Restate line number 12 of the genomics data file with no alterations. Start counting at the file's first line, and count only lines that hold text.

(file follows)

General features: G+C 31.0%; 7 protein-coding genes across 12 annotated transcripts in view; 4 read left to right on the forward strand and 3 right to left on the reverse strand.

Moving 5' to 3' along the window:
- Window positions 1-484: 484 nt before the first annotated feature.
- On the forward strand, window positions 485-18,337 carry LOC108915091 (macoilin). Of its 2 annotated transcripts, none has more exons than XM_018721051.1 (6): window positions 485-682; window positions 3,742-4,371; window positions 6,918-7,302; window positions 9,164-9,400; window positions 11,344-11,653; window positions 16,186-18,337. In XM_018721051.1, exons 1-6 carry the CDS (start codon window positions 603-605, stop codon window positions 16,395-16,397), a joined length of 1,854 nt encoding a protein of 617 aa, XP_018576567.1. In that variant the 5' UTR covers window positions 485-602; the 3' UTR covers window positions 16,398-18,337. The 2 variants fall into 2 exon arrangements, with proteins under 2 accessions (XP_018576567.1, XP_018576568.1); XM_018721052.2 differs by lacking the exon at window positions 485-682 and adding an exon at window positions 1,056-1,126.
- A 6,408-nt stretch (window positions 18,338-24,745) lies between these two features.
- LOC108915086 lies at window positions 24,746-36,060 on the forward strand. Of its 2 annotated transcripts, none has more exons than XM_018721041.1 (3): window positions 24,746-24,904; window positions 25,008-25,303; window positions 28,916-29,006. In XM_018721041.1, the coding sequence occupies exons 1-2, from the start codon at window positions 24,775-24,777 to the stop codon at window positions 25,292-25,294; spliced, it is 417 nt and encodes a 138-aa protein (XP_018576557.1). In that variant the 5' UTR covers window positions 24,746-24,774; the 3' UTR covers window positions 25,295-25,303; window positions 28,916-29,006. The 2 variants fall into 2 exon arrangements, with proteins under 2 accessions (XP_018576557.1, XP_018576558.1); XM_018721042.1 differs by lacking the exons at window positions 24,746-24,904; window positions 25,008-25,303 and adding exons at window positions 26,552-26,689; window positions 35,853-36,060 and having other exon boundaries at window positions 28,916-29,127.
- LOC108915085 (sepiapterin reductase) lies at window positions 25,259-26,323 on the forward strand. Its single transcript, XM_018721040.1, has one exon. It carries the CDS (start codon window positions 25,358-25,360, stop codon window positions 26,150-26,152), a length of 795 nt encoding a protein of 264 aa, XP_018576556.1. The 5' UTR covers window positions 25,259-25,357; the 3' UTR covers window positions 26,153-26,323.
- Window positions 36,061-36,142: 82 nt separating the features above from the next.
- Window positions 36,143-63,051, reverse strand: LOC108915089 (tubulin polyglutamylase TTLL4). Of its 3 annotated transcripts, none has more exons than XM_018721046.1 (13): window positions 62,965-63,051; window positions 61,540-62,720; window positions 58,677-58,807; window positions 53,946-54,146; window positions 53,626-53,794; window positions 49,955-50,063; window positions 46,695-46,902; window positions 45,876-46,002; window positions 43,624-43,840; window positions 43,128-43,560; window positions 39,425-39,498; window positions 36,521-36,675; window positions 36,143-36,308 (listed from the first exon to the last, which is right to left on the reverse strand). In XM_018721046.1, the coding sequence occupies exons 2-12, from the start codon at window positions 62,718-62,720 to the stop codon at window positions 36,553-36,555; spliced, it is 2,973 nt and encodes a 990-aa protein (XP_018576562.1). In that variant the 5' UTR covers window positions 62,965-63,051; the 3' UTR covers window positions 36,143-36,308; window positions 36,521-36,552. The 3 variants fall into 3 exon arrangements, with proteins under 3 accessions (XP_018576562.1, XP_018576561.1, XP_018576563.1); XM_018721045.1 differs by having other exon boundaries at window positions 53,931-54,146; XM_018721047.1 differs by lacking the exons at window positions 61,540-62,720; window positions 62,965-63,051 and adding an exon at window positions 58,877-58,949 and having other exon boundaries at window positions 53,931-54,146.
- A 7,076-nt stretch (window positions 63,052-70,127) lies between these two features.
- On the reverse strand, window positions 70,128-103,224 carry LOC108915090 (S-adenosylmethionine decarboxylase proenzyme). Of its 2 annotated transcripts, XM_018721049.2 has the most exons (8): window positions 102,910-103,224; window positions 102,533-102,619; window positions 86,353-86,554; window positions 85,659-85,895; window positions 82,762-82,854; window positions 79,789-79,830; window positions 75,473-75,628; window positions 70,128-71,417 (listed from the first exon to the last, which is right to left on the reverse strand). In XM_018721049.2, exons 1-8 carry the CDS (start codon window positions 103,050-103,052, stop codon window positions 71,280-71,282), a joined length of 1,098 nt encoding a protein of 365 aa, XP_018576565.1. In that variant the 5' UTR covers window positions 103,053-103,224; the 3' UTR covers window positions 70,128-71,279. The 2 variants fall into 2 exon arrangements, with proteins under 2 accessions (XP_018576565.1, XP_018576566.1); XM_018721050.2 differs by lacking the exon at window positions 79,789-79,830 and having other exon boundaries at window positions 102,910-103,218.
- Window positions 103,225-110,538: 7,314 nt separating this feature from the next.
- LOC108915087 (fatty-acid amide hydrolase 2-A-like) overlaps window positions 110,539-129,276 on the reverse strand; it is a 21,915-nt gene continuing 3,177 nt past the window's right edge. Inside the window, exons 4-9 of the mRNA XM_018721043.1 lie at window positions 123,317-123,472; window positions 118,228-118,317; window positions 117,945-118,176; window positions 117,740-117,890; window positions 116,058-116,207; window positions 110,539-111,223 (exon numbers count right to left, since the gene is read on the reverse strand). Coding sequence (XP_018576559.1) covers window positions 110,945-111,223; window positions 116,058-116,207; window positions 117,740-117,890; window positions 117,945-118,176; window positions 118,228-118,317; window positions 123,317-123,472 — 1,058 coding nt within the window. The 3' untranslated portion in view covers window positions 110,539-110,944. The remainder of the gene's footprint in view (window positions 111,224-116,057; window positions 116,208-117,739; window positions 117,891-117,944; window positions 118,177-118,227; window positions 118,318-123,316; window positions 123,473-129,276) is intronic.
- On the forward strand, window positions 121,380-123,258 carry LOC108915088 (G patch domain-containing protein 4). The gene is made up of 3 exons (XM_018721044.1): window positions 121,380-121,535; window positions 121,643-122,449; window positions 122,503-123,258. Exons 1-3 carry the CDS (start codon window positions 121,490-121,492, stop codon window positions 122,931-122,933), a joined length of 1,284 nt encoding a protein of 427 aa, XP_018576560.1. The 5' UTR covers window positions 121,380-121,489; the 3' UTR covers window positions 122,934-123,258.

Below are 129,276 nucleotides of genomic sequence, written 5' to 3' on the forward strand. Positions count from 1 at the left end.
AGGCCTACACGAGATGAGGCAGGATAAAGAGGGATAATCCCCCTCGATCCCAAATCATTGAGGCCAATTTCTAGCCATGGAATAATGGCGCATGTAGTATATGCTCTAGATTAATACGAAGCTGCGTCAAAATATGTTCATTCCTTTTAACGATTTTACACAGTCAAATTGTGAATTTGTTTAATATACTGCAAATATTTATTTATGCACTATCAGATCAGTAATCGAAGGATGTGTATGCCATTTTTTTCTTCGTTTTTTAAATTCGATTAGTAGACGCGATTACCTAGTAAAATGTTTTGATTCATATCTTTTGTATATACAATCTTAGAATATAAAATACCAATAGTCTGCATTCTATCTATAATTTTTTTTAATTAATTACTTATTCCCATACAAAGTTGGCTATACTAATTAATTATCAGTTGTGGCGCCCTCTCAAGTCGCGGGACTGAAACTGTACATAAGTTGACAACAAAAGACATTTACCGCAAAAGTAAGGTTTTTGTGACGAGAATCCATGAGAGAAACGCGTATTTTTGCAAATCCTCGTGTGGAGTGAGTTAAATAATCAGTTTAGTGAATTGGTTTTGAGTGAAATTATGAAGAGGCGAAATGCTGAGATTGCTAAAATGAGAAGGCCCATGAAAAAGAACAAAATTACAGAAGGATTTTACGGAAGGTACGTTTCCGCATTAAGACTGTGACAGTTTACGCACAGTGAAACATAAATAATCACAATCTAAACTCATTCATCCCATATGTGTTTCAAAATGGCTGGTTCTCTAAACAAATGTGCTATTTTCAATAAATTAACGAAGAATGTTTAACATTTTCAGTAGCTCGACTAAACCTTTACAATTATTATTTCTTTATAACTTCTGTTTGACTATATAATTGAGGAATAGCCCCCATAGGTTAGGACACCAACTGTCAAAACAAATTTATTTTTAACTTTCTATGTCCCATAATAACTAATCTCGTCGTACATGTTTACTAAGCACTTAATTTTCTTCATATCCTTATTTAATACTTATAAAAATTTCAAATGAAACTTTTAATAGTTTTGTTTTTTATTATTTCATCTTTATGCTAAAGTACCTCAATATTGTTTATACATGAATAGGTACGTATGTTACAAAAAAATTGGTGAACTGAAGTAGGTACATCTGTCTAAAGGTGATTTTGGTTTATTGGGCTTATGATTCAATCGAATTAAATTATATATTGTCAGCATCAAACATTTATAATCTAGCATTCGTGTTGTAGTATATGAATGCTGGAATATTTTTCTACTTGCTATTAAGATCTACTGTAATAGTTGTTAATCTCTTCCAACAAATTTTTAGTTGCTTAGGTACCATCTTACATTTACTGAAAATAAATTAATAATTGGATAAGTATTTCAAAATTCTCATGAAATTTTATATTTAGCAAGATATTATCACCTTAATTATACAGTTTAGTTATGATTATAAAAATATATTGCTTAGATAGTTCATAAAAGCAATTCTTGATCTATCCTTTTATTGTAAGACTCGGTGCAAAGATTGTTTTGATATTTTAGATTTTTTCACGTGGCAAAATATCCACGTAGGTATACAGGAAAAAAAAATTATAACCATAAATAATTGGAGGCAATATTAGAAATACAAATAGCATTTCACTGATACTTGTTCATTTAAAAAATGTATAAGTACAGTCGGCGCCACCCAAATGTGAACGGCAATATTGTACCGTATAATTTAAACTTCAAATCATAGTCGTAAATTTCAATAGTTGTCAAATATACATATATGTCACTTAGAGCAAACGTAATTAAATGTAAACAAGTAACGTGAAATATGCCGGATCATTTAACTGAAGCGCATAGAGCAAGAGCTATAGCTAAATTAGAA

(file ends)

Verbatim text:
- Window positions 103,225-110,538: 7,314 nt separating this feature from the next.